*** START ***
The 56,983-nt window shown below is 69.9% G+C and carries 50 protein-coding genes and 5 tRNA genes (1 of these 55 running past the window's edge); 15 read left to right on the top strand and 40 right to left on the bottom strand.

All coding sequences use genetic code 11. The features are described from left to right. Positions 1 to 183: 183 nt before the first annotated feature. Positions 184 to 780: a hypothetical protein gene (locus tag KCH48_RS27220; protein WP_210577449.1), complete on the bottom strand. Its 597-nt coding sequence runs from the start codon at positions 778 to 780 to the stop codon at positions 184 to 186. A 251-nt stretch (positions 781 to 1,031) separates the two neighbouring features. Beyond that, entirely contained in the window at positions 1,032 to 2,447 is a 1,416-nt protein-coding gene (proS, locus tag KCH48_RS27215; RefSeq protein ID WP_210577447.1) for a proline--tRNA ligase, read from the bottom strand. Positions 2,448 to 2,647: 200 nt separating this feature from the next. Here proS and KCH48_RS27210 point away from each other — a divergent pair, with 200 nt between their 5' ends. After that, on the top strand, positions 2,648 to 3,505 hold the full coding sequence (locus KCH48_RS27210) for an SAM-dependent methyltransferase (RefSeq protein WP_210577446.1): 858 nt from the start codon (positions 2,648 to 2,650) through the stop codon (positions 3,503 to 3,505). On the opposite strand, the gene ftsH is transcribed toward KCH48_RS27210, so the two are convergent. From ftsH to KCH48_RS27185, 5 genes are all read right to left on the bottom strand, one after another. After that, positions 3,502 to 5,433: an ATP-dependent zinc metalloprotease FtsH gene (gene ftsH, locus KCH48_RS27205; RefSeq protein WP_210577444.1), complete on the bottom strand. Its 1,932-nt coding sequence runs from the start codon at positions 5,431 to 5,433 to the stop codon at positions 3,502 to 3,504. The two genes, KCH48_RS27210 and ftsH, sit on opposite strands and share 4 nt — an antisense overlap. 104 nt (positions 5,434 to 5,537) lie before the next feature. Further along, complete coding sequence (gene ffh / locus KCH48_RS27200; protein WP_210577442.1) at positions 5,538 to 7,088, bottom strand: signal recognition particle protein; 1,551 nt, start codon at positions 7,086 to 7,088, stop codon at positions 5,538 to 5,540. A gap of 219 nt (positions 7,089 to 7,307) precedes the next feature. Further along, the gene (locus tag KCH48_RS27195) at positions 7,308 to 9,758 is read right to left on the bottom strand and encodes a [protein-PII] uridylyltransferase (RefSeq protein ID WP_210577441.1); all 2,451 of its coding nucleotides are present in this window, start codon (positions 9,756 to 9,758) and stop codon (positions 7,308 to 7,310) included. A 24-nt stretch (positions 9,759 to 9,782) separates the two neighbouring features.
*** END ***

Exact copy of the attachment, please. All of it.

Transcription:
The 56,983-nt window shown below is 69.9% G+C and carries 50 protein-coding genes and 5 tRNA genes (1 of these 55 running past the window's edge); 15 read left to right on the top strand and 40 right to left on the bottom strand.

All coding sequences use genetic code 11. The features are described from left to right. Positions 1 to 183: 183 nt before the first annotated feature. Positions 184 to 780: a hypothetical protein gene (locus tag KCH48_RS27220; protein WP_210577449.1), complete on the bottom strand. Its 597-nt coding sequence runs from the start codon at positions 778 to 780 to the stop codon at positions 184 to 186. A 251-nt stretch (positions 781 to 1,031) separates the two neighbouring features. Beyond that, entirely contained in the window at positions 1,032 to 2,447 is a 1,416-nt protein-coding gene (proS, locus tag KCH48_RS27215; RefSeq protein ID WP_210577447.1) for a proline--tRNA ligase, read from the bottom strand. Positions 2,448 to 2,647: 200 nt separating this feature from the next. Here proS and KCH48_RS27210 point away from each other — a divergent pair, with 200 nt between their 5' ends. After that, on the top strand, positions 2,648 to 3,505 hold the full coding sequence (locus KCH48_RS27210) for an SAM-dependent methyltransferase (RefSeq protein WP_210577446.1): 858 nt from the start codon (positions 2,648 to 2,650) through the stop codon (positions 3,503 to 3,505). On the opposite strand, the gene ftsH is transcribed toward KCH48_RS27210, so the two are convergent. From ftsH to KCH48_RS27185, 5 genes are all read right to left on the bottom strand, one after another. After that, positions 3,502 to 5,433: an ATP-dependent zinc metalloprotease FtsH gene (gene ftsH, locus KCH48_RS27205; RefSeq protein WP_210577444.1), complete on the bottom strand. Its 1,932-nt coding sequence runs from the start codon at positions 5,431 to 5,433 to the stop codon at positions 3,502 to 3,504. The two genes, KCH48_RS27210 and ftsH, sit on opposite strands and share 4 nt — an antisense overlap. 104 nt (positions 5,434 to 5,537) lie before the next feature. Further along, complete coding sequence (gene ffh / locus KCH48_RS27200; protein WP_210577442.1) at positions 5,538 to 7,088, bottom strand: signal recognition particle protein; 1,551 nt, start codon at positions 7,086 to 7,088, stop codon at positions 5,538 to 5,540. A gap of 219 nt (positions 7,089 to 7,307) precedes the next feature. Further along, the gene (locus tag KCH48_RS27195) at positions 7,308 to 9,758 is read right to left on the bottom strand and encodes a [protein-PII] uridylyltransferase (RefSeq protein ID WP_210577441.1); all 2,451 of its coding nucleotides are present in this window, start codon (positions 9,756 to 9,758) and stop codon (positions 7,308 to 7,310) included. A 24-nt stretch (positions 9,759 to 9,782) separates the two neighbouring features.